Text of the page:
blunt essays with sharp points
Nov 22, 2012 12:55 AM–… and I complain about my crust.
I have never gotten the hang of pie crust. I feel I should almost say, I cannot.
Two pumpkin pies are in the oven, baking. Roasting the pumpkin: successful. Adding cream, sugar, and spices: easy peasy.
Turning flour and shortening into pie crust without misjudging the amount needed and making a hopeless, crumbly mess of it: failure.
In past years, I used the Better Homes & Gardens crust. This year at A’s suggestion I tried the Crisco crust and was painstakingly careful about keeping the dough cold until ready to roll. It still fell apart.
My solution, sticking the bits of crust together to make a jigsaw piecrust in the pie pan, is reasonably satisfactory. People love the pie and are polite and say nothing about the frankencrust. I would just like the satisfaction of making a good crust sometimes.
This year’s recipe is a repeat of two years ago:
Roasted pumpkin (for pie)
Ingredients: 1 small (6–8” diameter) pumpkin, heavy for its size
Cut the pumpkin in half at its middle with the knife. Pull out the seeds with pursed fingers and thumb and save the seeds in the small bowl. Scrape out and discard the slimy, fibrous strands which held the seeds. Place halves cut side down on a baking pan. Put in a 375 °F oven to roast.
The pumpkin is ready to remove when fragrant pumpkin juice is bubbling in the baking pan and a fork or toothpick goes in easily and comes out clean. Remove the pan from the oven and set aside to cool enough to handle. Scoop the meat of the pumpkin out of the rind and into a mixing bowl. Discard the rind.
Toasted pumpkin seeds
This can be started as soon as the pumpkin is in the oven.
Ingredients: 1 T olive oil 1 T sugar 1 t cinnamon ½ t paprika ½ t coriander seeds from 1 small pumpkin
Line a baking pan with parchment. Combine oil, sugar, and spices, and pour in the center of the parchment. Pour the seeds over the mixture. Fold with a spoon until the mixture has evenly coated the seeds. Spread the seeds out over the parchment. Put in a 375 °F oven to roast.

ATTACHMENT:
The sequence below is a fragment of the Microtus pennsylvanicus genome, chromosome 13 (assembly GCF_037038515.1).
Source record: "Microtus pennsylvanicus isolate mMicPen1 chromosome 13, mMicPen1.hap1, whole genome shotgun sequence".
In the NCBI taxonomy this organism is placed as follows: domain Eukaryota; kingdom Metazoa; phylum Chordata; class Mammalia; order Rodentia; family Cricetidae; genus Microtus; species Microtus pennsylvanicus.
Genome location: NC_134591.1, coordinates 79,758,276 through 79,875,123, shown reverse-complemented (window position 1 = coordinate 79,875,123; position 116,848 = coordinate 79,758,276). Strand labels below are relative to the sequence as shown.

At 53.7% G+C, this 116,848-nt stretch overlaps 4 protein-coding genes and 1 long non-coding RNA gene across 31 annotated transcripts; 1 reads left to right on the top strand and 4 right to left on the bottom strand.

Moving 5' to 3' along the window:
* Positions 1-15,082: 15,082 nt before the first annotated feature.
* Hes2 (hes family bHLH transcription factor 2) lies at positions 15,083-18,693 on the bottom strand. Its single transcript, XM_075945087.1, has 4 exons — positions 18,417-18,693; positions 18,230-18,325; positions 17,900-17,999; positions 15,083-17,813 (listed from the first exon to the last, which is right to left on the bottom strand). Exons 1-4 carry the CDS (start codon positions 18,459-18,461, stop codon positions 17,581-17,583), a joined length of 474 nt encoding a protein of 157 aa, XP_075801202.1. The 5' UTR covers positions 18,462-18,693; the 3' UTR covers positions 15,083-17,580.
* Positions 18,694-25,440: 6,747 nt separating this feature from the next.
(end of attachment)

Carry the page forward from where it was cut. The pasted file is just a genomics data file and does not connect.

The seeds are ready to remove when they have begun to darken. Allow to cool a little before eating … if you can wait.
Pie crust … arggh …
Ingredients (for two pies): 2 C flour 1 tsp salt ¾ C shortening 4–8 tbsp ice cold water
(This was not quite enough for two pies.)
Blend flour and salt. Cut cubed chilled shortening into flour mixture into pea sized pieces. Sprinkle half the water over mixture; mix with a fork. Add more water by the tbsp, mixing until dough holds together. Divide into two equal parts. Flatten into 1/2 inch thick round disks. Wrap in plastic, refrigerate 30 minutes.
For each pie: lightly flour surface, put cold disk on surface. Flour rolling pin, roll into circle 2" wider than pie plate. Ease onto pie plate and trim evenly. Curse.
Ingredients: 1 ½ C cream 6 eggs ¾ C sugar 1 ½ t ground cinnamon 1 ½ t ground ginger ¾ t salt ¾ t ground cloves ½ t ground nutmeg
(This year, my pumpkin was big enough that I doubled the ingredients and ended up with enough filling for three pies.)
Mash and mix thoroughly together the ingredients with the pumpkin meat in the mixing bowl.
Pour the filling into the crust, leaving at least ¼ inch for expansion. Put in the oven to bake for 45–60 minutes depending on the size of pie. The pie is ready to remove when the crust and filling have browned, the filling has swelled up, and a fork or toothpick comes out of the filling clean. Remove the pie and let it cool.
Extra crust dough can be scattered with sugar and cinnamon and baked in the oven to a light brown.
Finish each day and be done with it. You have done what you could. Tomorrow is a new day; begin it well and serenely and with too high a spirit to be encumbered with your old nonsense. —Ralph Waldo Emerson
Sometimes they fool you by walking upright.
What part of “Ph’nglui mglw’nafh Cthulhu R’lyeh wgah’nagl fhtagn” don’t you understand?
Build a man a fire, and he’ll be warm for a day. Set a man on fire, and he’ll be warm for the rest of his life. —Terry Pratchett
Never try to teach a pig to sing; it wastes your time and it annoys the pig. —Robert Heinlein
Do not ask why the past was better than the present, for this is not a question prompted by wisdom. —Ecclesiastes 7:10
Power lines abruptly stopped causing cancer in 1997 after the U.S. National Cancer Institute conducted a better study. —Robert Parks
Встретимся под столом! (Vstretimsja pod stolom: To meeting you under the table!)
The more you cry, the less you’ll pee.
Relish the love of a good woman.
It’ll never get better if you keep picking at it. —advice from Judge “Maximum” Bob Gibbs